*it serves as a warning to people opening the thread that they might not want to read or participate, or that they might want to help bring up the tone if they do participate - as well as to the participants to dial it back and be more respectful
*it's VISIBLE feedback, unlike a flag, so people realize other members are watching their behavior and don't like it
*yet it's not condemning any individuals which might make them feel singled-out and more GRAR
*and it's not a deletion or a flagging a post (when the post is okay but the thread isn't) so it gives people time and practice in self-correcting, and it doesn't condemn the poster for the antics of people in the thread

It would not only help with threads that get fighty but I can also see it helping with posts that get a few threadshitty comments right off the bat (which often sets the tone of the thread to not-great and can discourage other members from commenting, or the poster from wanting to post again).

Perhaps also if you as a member decided a thread was too GRAR and you registered your disapproval, you could later come back, see an improvement and remove your GRAR rating? An improvement rating next to the GRAR rating could be very encouraging to participants, showing that the people reading are reacting to their better behavior.

I'd be happy to make a MeTa thread asking for this pony, if the mods think it could be implemented.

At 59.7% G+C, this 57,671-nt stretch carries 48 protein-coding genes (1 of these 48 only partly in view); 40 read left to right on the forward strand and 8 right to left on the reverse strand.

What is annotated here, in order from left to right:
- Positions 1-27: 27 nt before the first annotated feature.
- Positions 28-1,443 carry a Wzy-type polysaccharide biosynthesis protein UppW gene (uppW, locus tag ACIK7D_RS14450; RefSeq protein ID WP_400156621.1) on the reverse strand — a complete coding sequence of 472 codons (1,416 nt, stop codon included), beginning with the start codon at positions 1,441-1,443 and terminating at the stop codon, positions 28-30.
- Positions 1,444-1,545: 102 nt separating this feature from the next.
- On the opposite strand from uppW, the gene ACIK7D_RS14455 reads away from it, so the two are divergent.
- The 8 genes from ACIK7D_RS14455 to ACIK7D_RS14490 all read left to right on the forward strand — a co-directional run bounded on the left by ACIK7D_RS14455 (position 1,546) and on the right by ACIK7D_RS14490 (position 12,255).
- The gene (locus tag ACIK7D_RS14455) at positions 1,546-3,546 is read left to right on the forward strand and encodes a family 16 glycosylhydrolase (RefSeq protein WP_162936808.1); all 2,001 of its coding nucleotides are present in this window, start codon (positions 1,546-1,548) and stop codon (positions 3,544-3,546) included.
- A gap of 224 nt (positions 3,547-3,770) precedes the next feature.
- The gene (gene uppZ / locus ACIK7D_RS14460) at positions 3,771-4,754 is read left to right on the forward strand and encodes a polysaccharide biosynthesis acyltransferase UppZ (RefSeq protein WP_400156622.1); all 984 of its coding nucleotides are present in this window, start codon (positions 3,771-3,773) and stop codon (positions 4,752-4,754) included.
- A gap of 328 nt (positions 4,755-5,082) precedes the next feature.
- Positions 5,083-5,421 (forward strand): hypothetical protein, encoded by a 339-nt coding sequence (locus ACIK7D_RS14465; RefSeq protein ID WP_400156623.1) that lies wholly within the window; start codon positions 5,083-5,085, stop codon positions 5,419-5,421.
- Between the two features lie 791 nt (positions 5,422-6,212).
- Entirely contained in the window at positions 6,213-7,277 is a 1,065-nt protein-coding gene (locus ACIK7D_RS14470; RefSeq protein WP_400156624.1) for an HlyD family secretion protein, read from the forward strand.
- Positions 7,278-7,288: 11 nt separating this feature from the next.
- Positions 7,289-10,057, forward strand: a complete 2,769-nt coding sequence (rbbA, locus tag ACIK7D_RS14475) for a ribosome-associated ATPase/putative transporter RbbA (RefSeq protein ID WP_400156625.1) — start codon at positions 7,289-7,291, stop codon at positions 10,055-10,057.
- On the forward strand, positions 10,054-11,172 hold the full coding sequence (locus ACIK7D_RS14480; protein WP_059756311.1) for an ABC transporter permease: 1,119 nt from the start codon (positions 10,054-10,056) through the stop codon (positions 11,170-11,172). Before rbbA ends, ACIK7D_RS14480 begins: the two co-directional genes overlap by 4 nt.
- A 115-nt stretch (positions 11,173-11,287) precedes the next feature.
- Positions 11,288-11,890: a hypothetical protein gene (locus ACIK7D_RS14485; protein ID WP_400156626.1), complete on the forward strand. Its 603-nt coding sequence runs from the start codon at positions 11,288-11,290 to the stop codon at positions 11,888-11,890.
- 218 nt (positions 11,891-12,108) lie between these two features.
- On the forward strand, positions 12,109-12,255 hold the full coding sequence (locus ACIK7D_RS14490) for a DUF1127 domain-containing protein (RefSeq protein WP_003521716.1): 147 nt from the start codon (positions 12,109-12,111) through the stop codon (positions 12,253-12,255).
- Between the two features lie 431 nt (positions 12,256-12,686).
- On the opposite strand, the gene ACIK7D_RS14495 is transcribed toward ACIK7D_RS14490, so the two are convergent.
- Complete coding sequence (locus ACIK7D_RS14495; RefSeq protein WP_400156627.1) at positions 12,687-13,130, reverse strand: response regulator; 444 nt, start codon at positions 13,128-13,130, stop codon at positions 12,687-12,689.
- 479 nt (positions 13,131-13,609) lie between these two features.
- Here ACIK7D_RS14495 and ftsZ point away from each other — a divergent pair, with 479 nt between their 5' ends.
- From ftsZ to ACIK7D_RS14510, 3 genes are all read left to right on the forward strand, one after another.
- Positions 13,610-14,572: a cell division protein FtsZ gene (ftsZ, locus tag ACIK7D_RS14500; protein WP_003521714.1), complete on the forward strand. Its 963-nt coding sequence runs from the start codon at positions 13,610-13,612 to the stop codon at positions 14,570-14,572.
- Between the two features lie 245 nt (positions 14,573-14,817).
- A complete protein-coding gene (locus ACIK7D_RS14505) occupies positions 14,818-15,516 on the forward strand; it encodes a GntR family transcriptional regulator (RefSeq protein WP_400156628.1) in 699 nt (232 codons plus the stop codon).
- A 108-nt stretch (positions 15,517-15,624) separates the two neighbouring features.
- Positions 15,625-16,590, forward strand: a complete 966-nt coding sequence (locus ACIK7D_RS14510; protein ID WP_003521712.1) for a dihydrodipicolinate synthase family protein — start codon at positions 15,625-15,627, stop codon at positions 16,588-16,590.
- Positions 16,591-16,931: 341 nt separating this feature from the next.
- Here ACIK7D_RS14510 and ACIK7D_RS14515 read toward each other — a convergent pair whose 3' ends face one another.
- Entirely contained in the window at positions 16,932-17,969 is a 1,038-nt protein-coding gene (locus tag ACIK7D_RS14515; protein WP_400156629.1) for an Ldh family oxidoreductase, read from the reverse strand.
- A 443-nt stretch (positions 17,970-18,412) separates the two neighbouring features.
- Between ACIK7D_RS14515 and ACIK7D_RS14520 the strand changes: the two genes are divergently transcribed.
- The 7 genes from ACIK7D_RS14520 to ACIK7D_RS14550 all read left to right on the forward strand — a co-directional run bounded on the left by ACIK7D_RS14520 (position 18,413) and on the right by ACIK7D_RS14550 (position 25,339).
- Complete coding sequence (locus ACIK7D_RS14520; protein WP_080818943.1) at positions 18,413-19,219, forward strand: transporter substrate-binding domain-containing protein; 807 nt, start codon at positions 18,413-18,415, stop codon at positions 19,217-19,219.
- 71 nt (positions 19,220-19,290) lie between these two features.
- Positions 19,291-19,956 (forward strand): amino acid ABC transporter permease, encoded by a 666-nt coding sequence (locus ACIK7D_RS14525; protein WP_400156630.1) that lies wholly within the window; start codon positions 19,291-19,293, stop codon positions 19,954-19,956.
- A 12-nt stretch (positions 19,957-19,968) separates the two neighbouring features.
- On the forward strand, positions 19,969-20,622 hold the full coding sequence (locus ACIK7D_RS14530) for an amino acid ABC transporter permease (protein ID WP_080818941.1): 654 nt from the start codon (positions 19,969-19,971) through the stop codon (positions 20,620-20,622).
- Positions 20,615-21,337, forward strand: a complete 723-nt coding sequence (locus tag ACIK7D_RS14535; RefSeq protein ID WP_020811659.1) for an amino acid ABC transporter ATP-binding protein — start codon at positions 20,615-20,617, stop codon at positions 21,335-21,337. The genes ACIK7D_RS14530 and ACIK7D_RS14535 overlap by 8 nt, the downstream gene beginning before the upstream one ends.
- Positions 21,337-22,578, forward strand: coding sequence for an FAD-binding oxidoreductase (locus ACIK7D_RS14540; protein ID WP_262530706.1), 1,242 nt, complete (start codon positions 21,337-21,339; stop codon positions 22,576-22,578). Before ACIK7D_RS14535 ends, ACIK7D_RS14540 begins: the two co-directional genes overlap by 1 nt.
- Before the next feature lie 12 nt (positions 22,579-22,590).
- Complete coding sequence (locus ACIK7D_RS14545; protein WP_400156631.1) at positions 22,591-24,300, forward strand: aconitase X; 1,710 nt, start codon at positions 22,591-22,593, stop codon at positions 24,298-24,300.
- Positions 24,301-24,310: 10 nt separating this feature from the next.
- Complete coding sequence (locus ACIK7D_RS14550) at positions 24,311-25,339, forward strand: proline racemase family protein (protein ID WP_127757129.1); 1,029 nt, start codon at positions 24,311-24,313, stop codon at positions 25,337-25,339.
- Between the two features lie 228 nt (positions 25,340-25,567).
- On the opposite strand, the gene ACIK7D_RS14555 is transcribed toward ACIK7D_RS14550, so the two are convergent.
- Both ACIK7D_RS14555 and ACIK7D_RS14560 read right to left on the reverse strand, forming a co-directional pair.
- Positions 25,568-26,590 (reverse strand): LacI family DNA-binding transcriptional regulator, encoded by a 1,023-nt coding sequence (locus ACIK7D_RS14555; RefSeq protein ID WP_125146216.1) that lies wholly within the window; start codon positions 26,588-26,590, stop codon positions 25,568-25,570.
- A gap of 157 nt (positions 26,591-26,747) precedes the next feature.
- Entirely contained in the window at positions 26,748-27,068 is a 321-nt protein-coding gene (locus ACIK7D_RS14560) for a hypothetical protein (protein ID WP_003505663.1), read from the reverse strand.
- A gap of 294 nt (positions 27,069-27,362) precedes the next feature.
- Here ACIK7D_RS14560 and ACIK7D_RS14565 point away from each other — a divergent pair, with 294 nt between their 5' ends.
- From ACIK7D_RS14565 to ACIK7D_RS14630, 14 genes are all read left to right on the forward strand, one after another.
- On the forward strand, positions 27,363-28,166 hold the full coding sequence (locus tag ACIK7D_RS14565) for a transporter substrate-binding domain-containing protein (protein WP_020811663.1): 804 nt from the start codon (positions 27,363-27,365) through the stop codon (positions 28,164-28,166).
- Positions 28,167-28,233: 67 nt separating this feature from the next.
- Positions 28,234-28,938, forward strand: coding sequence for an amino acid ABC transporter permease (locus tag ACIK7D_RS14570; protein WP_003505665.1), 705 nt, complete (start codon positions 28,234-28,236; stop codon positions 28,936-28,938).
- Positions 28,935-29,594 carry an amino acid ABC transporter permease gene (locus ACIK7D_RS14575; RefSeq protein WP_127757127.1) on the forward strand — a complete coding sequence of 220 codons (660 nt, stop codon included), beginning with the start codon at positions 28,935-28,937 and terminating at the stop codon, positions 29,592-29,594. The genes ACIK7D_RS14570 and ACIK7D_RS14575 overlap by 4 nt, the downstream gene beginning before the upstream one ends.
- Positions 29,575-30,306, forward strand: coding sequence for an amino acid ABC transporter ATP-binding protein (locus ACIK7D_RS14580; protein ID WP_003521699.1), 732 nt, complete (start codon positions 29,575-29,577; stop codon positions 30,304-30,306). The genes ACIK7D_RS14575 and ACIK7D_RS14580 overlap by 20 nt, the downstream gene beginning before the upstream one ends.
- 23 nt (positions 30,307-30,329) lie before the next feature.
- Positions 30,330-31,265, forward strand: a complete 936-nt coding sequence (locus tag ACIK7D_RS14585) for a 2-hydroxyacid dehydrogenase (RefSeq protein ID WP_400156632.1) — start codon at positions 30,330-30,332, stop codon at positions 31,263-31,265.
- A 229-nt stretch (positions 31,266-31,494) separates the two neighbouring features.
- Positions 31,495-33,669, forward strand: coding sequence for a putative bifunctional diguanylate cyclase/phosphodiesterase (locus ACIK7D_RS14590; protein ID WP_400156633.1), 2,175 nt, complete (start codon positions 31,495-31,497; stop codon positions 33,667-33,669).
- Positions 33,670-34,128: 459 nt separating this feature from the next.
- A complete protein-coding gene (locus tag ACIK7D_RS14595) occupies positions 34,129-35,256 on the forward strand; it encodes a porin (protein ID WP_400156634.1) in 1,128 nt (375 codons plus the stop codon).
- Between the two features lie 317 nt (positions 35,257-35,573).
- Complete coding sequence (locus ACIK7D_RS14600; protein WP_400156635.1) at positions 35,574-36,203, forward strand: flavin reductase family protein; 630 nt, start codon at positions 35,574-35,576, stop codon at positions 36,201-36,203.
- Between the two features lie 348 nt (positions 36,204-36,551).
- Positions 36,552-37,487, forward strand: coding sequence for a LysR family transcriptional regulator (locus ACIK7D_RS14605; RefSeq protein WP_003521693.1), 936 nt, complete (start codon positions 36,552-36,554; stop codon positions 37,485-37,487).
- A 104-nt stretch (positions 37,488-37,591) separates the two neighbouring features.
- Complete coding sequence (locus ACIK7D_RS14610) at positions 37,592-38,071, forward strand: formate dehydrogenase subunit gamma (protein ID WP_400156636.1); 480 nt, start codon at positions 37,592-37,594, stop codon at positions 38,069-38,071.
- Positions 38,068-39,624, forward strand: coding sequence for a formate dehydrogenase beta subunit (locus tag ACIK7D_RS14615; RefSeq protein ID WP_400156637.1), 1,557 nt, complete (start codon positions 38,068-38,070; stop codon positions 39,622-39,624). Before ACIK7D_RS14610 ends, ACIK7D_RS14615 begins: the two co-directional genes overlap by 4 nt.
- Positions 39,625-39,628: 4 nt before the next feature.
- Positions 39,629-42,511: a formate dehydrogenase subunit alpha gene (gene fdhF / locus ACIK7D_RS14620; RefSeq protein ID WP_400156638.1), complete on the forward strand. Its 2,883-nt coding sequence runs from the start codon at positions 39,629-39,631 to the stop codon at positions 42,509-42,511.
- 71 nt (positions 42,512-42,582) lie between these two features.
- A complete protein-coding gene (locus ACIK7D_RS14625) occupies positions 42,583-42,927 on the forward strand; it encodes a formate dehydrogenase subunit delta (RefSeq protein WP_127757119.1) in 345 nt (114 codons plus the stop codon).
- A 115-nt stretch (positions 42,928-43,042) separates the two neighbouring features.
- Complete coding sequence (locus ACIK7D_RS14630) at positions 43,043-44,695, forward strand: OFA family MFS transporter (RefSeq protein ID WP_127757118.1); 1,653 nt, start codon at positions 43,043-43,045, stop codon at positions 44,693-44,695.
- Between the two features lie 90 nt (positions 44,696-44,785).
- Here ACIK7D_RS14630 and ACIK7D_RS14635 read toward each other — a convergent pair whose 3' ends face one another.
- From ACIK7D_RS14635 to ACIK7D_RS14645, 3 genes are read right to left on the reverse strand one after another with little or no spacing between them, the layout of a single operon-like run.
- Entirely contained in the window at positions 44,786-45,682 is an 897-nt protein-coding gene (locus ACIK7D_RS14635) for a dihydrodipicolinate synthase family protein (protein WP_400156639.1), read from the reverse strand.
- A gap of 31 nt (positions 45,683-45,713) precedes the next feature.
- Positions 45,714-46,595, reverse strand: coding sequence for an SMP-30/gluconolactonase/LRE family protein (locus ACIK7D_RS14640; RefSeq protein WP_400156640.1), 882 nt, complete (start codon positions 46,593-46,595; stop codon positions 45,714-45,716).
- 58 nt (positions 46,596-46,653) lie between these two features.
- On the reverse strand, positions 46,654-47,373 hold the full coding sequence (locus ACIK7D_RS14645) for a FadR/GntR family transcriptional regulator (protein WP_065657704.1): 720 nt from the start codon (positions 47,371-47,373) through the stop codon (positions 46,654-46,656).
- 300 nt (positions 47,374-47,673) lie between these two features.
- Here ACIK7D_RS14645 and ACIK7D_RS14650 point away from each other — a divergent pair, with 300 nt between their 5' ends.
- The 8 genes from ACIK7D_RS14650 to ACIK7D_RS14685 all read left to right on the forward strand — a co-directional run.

posted by flex at 11:36 AM on July 6, 2011 [1 favorite]


It's one of those things that as a sort of abstract idea I appreciate—I get the idea of having some alternative means of reacting to bumpy threads—but that in practice I'm about a thousand yards from thinking is a practicable solution to the things it's trying to address.

Moving toward some fundamentally different model of thread management is not something we're going to do without both tremendous incentive for change (i.e. Metafilter Is Now Utterly Broken, which is not at all where I think we are) and a really concrete, bulletproofed design for a new system (which is not where the notional GRAR Rating thing is at all at this point).
posted by cortex (staff) at 11:46 AM on July 6, 2011 [2 favorites]


flex: " I'd be happy to make a MeTa thread asking for this pony, if the mods think it could be implemented."

It would be abused. If made anonymous, it would absolutely be abused.